South L.A. Students Are Helping This Museum Collect Data About Climate Change

“The hands-on experience is more effective than just showing them videos of polar bears or teaching them about Arctic regions.”

Libby Ellwood has one big goal: to make science less intimidating. “I never felt intimidated by science because I was just more interested than intimidated, but people can feel like it’s too complicated,” she says.

Ellwood is an ecologist and research fellow at the La Brea Tar Pits and Museum in Los Angeles, home to one of the world’s richest deposit of ice age fossils. In addition to spending her days trying to figure out how changes in climate have impacted plants and animals over time, Ellwood also develops resources for “citizen scientists.”

Earlier this year, the La Brea Tar Pits partnered with Summit Preparatory Charter School in Los Angeles to pilot a new program that asks students to sort through microfossils and help collect data about the ice age for the museum. The initiative, which will eventually roll out to more schools in the city, aims to “reconstruct ancient food webs and then use models to test food web responses to 50,000 years of climate variability in Southern California.”

Recently, GOOD spoke with Ellwood about the program at Summit Prep and why it’s important to teach kids about climate change.

Have you always been into nature? What made you choose ecology?

I’ve always been interested in science in general, but my path to where I am now has been a little circuitous. I started off as a marine biologist, then I was an AmeriCorps volunteer where I was working with native reindeer herders in Alaska. Then I decided I wanted to be more involved with the teaching side of science, so I became a high school science teacher for a few years. I really enjoyed that, but then I also missed the research side. So I went back to grad school to get my Ph.D. in ecology.

[quote position="left" is_quote="true"]The hands-on experience is more effective than just showing them videos of polar bears or teaching them about Arctic regions.[/quote]

While getting my Ph.D., I studied how climate change is impacting plants and animals, and that’s when I came into the world of citizen science. I really enjoyed exploring through citizen science. I could take the parts that I enjoyed about education and sharing my passion for science with non-scientists with my research and getting people involved in collecting data and getting people directly involved with research. So that’s what brought me to the project that I’m working on now, which is really has a strong research focus, but my place is in the project is engaging citizen scientists and non-scientists in the research.

How did the museum end up partnering with Summit Prep?

We knew we wanted to do this project, and we wanted to pilot this project at a school and had a connection at Summit Prep through the museum. We knew there were teachers there who had an interest in doing this project with us, so we pursued it. As a pilot, we knew there might be some things that still needed to work out, so we knew we didn’t want to roll it out in a big way to all the L.A. schools. This year, we plan to grow it to more middle school classrooms as well as high school classrooms to see which grade level responds best and which curriculum it fits in better.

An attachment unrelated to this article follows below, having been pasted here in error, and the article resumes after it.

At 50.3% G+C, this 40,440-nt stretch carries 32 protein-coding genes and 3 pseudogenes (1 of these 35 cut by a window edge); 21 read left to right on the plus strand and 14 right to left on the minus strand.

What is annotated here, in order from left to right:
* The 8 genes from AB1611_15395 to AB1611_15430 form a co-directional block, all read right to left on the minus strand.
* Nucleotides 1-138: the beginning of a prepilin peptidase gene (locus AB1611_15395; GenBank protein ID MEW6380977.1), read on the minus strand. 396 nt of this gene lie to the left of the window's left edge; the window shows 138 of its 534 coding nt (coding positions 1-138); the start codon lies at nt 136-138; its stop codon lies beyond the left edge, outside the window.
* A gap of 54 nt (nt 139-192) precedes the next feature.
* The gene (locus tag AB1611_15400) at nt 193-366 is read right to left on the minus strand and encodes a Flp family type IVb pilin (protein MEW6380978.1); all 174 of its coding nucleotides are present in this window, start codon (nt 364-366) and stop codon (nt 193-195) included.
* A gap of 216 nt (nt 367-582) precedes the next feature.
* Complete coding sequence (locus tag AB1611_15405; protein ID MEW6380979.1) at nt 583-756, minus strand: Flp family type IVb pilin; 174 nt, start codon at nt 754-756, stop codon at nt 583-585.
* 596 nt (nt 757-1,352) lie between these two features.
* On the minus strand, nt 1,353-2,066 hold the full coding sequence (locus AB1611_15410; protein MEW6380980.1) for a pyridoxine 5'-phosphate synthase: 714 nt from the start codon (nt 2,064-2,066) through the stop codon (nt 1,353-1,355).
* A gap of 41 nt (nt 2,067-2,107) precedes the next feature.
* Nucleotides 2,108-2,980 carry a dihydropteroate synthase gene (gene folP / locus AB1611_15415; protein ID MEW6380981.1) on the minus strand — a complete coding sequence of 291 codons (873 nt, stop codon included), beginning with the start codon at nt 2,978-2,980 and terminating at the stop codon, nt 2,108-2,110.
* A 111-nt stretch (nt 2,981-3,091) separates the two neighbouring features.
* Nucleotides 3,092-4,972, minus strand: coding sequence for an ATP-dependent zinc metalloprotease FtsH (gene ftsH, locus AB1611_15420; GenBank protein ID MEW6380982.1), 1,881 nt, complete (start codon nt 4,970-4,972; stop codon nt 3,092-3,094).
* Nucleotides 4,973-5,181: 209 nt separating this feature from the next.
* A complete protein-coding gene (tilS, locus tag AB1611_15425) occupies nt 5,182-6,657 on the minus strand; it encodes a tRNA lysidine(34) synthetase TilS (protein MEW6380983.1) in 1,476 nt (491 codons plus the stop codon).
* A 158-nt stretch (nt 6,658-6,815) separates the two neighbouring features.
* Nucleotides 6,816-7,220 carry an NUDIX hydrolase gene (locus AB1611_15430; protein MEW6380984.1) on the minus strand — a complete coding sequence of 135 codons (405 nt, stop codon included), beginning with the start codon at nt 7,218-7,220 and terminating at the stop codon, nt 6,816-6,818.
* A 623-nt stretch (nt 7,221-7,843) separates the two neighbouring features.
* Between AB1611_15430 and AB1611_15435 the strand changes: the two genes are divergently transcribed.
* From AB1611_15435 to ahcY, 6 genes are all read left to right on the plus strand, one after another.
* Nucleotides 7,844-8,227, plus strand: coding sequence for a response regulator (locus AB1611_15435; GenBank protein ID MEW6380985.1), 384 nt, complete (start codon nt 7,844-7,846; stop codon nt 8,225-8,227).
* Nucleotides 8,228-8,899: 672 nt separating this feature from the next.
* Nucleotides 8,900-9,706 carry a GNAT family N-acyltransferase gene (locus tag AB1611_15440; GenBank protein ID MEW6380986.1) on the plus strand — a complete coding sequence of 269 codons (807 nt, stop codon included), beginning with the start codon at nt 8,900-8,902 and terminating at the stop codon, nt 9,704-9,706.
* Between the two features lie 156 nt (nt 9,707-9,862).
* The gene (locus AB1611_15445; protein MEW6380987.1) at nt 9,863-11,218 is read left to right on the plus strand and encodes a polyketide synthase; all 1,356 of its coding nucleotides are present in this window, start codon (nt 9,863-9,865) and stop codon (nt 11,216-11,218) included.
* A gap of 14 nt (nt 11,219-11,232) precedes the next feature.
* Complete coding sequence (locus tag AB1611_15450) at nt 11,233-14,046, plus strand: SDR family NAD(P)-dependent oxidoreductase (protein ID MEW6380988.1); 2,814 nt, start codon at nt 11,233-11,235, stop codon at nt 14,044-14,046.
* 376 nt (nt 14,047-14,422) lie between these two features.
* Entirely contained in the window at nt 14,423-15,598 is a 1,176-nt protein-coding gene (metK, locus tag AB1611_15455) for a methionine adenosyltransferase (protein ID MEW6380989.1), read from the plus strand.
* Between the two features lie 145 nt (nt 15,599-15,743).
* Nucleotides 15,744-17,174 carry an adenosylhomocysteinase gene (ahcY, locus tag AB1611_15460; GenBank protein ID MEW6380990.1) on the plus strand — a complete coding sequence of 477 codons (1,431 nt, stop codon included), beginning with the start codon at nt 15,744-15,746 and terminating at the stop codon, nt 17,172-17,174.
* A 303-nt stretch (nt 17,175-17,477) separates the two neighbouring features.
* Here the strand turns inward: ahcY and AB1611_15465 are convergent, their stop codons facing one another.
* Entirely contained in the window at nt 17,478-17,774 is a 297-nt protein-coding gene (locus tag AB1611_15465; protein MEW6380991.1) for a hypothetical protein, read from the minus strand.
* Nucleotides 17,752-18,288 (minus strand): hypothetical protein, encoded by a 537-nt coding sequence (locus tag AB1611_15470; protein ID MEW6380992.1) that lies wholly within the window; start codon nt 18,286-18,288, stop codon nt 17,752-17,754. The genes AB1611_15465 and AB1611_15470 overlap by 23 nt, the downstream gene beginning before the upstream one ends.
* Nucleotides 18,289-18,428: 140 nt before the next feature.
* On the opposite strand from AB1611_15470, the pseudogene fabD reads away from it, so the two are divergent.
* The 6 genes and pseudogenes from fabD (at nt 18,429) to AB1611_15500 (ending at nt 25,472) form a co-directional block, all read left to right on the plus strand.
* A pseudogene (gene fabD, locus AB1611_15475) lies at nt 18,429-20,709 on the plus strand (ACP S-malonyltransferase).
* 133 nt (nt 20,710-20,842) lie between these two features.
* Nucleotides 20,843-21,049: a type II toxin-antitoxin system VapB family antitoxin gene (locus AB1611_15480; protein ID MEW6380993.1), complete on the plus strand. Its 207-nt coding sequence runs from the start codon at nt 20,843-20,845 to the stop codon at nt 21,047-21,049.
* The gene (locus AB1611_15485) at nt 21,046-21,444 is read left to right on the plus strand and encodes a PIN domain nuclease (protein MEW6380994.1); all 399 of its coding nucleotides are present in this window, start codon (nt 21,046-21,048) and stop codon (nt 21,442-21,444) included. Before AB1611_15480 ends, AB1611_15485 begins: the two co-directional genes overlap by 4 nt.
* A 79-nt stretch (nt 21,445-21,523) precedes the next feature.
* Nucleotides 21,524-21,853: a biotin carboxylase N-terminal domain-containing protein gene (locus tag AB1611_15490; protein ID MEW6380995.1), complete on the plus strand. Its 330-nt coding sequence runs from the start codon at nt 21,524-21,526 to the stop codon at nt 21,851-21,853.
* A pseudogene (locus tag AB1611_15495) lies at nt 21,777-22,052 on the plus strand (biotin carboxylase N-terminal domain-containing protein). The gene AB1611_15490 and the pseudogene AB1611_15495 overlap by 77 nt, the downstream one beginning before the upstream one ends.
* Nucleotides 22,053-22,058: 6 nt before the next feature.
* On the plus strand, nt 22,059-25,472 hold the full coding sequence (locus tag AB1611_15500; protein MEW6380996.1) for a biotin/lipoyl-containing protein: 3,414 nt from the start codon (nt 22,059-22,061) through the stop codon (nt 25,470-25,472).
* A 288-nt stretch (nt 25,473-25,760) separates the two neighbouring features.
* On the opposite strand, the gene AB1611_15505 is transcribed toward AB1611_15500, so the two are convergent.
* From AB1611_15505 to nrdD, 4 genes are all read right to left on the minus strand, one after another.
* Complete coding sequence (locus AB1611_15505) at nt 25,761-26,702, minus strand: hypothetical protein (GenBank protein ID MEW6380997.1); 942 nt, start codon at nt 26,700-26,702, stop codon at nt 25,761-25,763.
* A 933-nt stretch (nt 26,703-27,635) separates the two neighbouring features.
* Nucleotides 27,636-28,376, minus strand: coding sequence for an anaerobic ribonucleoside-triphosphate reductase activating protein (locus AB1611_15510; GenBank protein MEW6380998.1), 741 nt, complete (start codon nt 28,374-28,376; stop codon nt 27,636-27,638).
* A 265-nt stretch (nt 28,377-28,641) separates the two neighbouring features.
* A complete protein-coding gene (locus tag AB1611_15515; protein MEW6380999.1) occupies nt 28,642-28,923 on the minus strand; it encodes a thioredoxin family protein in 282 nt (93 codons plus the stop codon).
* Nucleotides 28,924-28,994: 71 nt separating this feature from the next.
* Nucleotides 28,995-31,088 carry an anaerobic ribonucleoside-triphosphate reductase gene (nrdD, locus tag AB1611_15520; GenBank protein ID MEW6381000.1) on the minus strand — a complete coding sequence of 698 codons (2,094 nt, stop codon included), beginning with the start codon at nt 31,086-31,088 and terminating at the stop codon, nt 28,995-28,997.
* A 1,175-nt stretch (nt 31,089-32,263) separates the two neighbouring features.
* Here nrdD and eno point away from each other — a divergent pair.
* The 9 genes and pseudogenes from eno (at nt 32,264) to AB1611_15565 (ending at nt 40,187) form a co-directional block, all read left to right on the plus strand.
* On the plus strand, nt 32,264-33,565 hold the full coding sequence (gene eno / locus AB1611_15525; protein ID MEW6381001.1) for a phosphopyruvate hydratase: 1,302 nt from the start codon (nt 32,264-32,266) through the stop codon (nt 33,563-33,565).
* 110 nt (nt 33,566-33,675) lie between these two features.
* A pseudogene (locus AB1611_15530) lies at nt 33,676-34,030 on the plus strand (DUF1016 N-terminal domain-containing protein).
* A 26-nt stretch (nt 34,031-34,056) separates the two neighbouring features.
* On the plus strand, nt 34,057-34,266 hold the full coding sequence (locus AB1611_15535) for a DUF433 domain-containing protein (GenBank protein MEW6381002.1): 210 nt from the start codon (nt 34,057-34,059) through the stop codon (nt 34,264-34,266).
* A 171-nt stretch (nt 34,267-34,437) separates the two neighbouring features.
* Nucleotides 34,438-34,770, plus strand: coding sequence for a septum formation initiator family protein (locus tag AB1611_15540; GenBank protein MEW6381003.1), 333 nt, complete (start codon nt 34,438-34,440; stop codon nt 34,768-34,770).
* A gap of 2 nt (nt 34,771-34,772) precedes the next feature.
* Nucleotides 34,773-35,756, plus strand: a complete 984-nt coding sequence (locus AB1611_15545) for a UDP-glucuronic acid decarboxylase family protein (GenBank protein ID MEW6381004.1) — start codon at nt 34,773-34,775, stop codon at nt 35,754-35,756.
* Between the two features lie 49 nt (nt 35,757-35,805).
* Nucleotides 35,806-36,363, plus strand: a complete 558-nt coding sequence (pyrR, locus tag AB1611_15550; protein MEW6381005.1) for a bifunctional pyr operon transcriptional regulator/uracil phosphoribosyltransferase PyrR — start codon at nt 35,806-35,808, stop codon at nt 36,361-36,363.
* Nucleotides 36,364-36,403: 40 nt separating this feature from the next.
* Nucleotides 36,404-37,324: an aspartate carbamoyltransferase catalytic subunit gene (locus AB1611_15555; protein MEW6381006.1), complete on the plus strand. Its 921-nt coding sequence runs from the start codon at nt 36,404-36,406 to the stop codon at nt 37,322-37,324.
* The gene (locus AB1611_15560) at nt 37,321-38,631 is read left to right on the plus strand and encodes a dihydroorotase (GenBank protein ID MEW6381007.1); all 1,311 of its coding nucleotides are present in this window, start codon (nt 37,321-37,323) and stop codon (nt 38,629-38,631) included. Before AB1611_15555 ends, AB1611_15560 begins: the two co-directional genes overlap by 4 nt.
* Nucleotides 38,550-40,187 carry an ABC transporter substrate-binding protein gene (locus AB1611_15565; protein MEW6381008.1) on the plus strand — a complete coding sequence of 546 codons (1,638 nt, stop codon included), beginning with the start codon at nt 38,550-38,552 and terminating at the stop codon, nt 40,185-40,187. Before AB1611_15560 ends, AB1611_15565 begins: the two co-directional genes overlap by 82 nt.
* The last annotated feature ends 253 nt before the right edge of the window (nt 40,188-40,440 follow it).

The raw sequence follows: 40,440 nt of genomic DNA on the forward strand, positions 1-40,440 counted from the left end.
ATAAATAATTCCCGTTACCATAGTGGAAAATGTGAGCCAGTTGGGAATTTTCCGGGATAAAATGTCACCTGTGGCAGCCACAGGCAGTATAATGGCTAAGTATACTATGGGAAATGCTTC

What does the program entail?

t all starts months before there are kids are in the classroom. There’s a lot of development that happens here where we’re preparing the microfossils. On the teacher’s side, we bring them in for a workshop where they learn all about the La Brea Tar Pits, the science and the research here, and they get a tour around — not just the public parts of the building — but the behind the scenes stuff. They get to see our research, our collections, and they get a better sense of how important it is that we have their students helping with our research.

After the workshop, if they’re interested in having a kit in their classroom and they meet the requirements — meaning they are teaching a grade level that we’re targeting and have the ability to develop some curriculum around the kits — then we’ll work with them.

Students at Summit Prep working with fossils. Image via Summit Preparatory Charter School.

The kits are designed to be pretty intuitive off the bat so a student without any background in this would be able to contribute in a meaningful way. That’s what this citizen scientist comes down to, having a non-scientist contribute directly to our research while they’re also learning about the research and the topic.

For this project, the kids have a small amount of microfossils, which are not the big sabertooth cats or mammoths but rather the small plants and mammals. These are all in a pile, and using a paintbrush, they sort through these gravel-sized bits and divide them into bones or insect parts. All along, they’re learning about things like food webs and why it’s important we understand whom is eating whom and what animals are eating which plants, or maybe they’re learning about the particular animals.

Aside from the hands-on connection to science, what are you hoping kids get out of the project?

Libby Ellwood. Photo courtesy of Libby Ellwood.